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Setting the market for Cordero

Jonathan Papelbon was given a 4 year, $50M contract by the Phillies last week. If he averages 65 innings a year in Philly, he'll be paid at a rate of $192K per inning. There are plenty of celebrities and pundits on the speaking circuit who have commanded a higher appearance fees, but they generally stick around for at least a half hour - maybe even a Q&A and/or book signing. Although, with Papelbon's epic stop-downs between pitches, he's a better value than he seems. It also wouldn't be out of the league of what Francisco Cordero was paid over the life of his contract with the Reds: $162,233-per-IP.

Though I assume Reds are still interested in bringing Cordero back at the right price, they at least nominally have a vacancy as Cordero tests the markets as a free agent. So what does the Papelbon signing mean for that closer market? The Sox and Phillies both play at the highest end of the market, so it probably doesn't affect the pool of teams that would put out offers for CoCo's services. But it does at least set an upper bound for what closers will be paid this offseason: $12.5M AAV and four guaranteed years. No one is going to be giving Cordero his old contract, which paid him $12.125M in base salary over 3 of its four years.

Let's look at a quick 'n' dirty power ranking of the remaining free agent closers and closer candidates.

Player Age 2011 stats Previous $ fWAR $ value 
Ryan Madson  31 164 ERA+, 2.25 FIP 3 yr/$12M $7.6M
Francisco Rodriquez 30 145 ERA+, 2.72 FIP 3 yr/$37M $6.4M
Heath Bell 34 146 ERA+, 3.23 FIP 1 yr/$7.5M $2.3M
Francisco Cordero 36 160 ERA+, 4.02 FIP 4 yr/$45M $0.6M
Joe Nathan 37 83 ERA+, 4.28 FIP 4 yr/$47M $0.2M
Kerry Wood 34 117 ERA+, 3.59 FIP 1 yr/$1.5M $2.1M
Brad Lidge 35 282 ERA+, 2.82 FIP 3 yr/$36M $1.6M
Frank Francisco 32 120 ERA+, 3.80 FIP 1 yr/$4M $2M
Matt Capps 28 95 ERA+, 4.75 FIP 1 yr/$7.15M (-$1.7M)
Takashi Saito 42 195 ERA+, 3.40 FIP 1 yr/$1.75M $1M
Jonathan Broxton 27 67 ERA+, 5.63 FIP 2 yr/$11M (-$1.4M)

There's a pretty big fall-off in pedigree after Brad Lidge. And a lot of these names have some serious injury history attached to them, which might mean a good number of one-year contracts. Still, it's a pretty crowded market. Names like Huston Street and Brandon League are also floating around as possible trade bait. If, for example, Street were to change hands and the Rockies to choose another closer from within, that would likely nix another potential suitor for Cordero.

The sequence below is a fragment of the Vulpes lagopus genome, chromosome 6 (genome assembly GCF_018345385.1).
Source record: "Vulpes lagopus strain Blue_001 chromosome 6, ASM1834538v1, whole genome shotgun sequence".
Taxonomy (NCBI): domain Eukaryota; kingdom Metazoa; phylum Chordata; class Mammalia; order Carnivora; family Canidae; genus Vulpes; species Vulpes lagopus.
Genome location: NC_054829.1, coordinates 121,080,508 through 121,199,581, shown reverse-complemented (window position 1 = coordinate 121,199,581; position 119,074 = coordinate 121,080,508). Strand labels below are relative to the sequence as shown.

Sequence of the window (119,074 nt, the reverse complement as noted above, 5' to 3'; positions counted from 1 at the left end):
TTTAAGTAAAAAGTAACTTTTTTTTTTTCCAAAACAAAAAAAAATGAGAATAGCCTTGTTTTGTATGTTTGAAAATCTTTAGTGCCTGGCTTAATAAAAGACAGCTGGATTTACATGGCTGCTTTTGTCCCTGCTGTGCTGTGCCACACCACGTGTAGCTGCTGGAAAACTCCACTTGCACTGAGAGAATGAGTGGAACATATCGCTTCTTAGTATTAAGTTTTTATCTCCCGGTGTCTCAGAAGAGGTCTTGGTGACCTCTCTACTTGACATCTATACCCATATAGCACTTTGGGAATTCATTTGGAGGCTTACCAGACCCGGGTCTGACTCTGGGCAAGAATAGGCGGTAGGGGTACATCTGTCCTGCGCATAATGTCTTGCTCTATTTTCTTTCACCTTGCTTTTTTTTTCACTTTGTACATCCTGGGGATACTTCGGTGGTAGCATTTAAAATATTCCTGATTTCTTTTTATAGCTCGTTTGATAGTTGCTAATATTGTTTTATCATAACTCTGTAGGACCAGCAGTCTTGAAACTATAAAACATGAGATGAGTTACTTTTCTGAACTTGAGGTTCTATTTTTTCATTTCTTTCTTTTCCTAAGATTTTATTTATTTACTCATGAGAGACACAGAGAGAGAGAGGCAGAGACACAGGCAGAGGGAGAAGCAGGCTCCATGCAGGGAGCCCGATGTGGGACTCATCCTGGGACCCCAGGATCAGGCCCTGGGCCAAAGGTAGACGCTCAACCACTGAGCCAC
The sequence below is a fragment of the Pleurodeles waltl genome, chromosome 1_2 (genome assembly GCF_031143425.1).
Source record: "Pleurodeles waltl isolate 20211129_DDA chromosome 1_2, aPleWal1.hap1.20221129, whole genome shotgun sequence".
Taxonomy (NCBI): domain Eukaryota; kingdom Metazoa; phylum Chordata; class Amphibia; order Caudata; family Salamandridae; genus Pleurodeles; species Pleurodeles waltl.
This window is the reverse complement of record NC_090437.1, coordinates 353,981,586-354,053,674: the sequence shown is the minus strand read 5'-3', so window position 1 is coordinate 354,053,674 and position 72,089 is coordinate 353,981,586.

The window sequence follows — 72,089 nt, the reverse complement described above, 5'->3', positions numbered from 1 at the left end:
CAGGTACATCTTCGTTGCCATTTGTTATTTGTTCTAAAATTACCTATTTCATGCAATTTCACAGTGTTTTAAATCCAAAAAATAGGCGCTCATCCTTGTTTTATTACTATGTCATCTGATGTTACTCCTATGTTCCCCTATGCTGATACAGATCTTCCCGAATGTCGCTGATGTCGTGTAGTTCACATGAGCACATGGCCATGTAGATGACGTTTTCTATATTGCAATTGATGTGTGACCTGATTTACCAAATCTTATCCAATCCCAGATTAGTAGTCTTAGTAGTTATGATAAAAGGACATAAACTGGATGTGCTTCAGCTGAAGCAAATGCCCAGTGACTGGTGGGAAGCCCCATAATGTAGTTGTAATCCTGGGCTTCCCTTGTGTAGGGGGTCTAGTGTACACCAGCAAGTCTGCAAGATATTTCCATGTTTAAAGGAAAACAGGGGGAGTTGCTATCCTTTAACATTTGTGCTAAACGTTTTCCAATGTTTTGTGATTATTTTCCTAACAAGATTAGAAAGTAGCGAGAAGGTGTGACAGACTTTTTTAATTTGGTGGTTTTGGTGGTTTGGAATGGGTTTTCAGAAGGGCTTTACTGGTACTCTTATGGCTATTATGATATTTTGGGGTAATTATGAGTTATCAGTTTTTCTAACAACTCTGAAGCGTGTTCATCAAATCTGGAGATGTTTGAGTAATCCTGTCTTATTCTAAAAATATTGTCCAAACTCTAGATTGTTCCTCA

MLB Trade Rumors estimated in August that there might be as many as 16 teams looking for closers in the offseason. With Papelbon signed, the Phillies are off that list; so are teams like the Tigers and Marlins. A liberal estimate - including the Reds - says almost half of major league baseball may be at least window shopping. 

I think it's a safe bet Cordero in the top half of available closers, which means he'll attract at least a few of the more agressive bidders, depending on who enters the market and what trades are available. Cordero is also among the oldest, but also one of the sturdier closers available. That says to me he'll get at least two years. 

What teams might pursue Cordero? First, let's mention the Cordero's agent is named Bean Stringfellow. That's the name of a man who's lean, mean and will work long hours to make his client happy. I'd assume he wants to continue on as closer, so while it's possible a big money team could "Rafael Soriano" him, that seems like a remote possibility. The Rangers might consider bringing him back to where it all kind of started if Neftali Feliz starts, making him the closer or set-up man to Mike Adams. But if they're actually looking, they're likely to go after the very upper tier - Bell, Madson, K-Rod, possibly Street or Nathan. The same goes for the BoSox.

The leading suspects with open vacancies in the ninth inning are the Jays, Twins, Mets and Dodgers, with the Astros, Padres, Rockies and Orioles possible, but less likely. There's enough depth in the closer market that teams put-off by Cordero or Bell's asking prices can start looking at Wood, Lidge, Nathan or trade options. And even if Papelbon, K-Rod and Madson are all getting 8-figure-a-year contracts, there might only be one big-market team in on CoCo. In the second tier, I'd say Cordero's upper limit is around what Bell made last year: $7.5M AAV. The lower end could be what Francisco, Frank made last year: $4M.

Things could break in a weird way and Cordero could end getting three years/$32M. More likely is that teams with similar pay scales to the Reds are competing for Cordero. I think 2 years/$10M still sounds about right. If the Reds have as little as  $7M-$8M to spend, it needs to be about right for someone else.